The Curmudgeon


Wednesday, August 24, 2011

Decorative Traditions

Despite the Reverend Tony's politically correct cringes over the civilising influence that was the Atlantic slave trade, the Gove-Ferguson™ model of history - manly chaps doing jolly things for money - continues to shine forth as a beacon to show lesser countries how Britain got where it is today. Even the Italian edition of Vogue has been feeling the benefits, though not without a certain post-cretinal tristezza. An article headed "Slave earrings", which blathered about "the decorative traditions of the women of colour who were brought to the southern Unites States during the slave trade", has had to be revised because of what the editor-in-chief called "really bad translation". With nuance duly restored, it turns out that the women were not really slaves but ethnics, and that they were not brought to the southern United States during the slave trade but during the late eighteenth century, apparently for the sole purpose of dynamising the local market in earrings. Nevertheless, it is clear that Vogue Italia still has a few small educational hurdles before it; no genuine graduate in the Gove-Ferguson™ model of history would refer to assertively labour-incentivised proto-immigrant resources as women of colour.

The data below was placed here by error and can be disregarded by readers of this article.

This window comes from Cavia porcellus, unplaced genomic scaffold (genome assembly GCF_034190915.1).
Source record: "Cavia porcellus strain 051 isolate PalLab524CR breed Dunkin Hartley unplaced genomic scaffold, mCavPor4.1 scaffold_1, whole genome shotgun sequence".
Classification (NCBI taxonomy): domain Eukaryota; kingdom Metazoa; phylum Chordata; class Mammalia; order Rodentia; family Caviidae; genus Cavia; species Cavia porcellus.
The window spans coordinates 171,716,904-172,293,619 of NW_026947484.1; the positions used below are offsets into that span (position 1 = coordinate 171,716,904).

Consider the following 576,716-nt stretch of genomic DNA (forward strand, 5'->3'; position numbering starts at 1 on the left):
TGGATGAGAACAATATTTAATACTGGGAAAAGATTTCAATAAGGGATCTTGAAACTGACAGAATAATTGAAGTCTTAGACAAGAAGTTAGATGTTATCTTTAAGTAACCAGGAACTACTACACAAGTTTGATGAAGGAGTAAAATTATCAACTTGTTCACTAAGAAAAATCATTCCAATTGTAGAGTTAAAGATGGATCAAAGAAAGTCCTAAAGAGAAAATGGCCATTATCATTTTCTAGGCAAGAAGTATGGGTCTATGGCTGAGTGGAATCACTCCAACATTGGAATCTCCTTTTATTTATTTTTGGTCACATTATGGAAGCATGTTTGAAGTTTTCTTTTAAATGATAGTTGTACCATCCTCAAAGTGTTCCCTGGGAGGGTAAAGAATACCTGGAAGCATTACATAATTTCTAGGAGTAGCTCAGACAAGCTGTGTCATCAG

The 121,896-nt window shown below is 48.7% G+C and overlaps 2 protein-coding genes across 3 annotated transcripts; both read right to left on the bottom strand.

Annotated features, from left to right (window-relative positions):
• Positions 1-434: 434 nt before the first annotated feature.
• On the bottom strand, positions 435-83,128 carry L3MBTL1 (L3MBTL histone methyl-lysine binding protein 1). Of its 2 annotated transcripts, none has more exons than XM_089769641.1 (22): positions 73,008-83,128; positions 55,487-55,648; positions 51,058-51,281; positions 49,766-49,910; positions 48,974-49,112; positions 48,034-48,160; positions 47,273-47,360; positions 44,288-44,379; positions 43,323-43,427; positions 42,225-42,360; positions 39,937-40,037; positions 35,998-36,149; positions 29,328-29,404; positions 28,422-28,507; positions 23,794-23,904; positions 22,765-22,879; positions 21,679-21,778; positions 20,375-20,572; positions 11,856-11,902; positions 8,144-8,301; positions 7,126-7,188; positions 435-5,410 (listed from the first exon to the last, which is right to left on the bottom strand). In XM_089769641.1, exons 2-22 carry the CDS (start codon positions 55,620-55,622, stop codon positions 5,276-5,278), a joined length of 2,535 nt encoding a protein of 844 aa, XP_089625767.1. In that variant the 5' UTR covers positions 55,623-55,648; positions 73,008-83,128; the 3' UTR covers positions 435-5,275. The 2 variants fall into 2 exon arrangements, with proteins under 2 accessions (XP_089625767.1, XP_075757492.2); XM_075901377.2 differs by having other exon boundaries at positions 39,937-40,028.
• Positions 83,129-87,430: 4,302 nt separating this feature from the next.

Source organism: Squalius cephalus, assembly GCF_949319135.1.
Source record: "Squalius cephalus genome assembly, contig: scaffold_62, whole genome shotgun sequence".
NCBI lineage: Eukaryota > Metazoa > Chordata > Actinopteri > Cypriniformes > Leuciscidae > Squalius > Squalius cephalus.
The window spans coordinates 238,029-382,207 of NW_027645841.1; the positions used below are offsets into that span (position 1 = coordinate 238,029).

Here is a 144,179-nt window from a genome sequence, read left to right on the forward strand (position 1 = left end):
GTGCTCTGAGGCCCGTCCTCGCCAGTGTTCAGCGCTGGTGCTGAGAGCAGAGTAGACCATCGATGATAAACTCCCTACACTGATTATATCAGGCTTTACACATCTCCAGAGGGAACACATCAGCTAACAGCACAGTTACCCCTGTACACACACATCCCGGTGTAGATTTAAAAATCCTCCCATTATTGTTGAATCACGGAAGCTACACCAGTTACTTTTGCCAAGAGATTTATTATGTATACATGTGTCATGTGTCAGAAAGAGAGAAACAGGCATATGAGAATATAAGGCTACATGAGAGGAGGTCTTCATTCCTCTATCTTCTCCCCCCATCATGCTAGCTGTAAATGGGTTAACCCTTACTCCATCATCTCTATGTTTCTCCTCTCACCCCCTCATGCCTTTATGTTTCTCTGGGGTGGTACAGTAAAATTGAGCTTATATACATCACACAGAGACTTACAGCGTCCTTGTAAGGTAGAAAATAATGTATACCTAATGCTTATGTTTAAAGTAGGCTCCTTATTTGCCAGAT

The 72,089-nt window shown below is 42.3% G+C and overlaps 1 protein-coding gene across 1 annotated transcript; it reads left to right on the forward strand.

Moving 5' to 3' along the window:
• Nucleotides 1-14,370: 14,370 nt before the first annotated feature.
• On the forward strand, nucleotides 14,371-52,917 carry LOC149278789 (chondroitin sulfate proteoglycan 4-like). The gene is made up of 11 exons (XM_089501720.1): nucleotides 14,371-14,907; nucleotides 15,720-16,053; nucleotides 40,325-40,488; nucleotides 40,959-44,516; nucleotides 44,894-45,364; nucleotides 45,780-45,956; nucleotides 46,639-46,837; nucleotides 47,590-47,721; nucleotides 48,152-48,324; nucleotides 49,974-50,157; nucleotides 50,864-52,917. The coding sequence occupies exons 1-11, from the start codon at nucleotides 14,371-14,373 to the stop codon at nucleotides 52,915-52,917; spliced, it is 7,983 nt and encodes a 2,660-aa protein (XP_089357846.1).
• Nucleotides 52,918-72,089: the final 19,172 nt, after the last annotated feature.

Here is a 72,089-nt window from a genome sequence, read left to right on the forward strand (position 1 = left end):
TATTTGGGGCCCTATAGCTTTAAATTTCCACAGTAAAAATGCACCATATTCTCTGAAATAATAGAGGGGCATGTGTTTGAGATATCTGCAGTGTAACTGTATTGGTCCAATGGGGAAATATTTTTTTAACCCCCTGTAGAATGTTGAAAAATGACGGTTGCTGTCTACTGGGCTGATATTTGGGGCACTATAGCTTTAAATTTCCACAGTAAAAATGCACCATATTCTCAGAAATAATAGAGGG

• At 6:47 pm , Anonymous Madame X said...

    And because nothing is relevant until it enters the Western stream of commerce. In Africa, such jewelry was a sign of status within one's tribe but to describe them so would make them seem more savage and less deferential.


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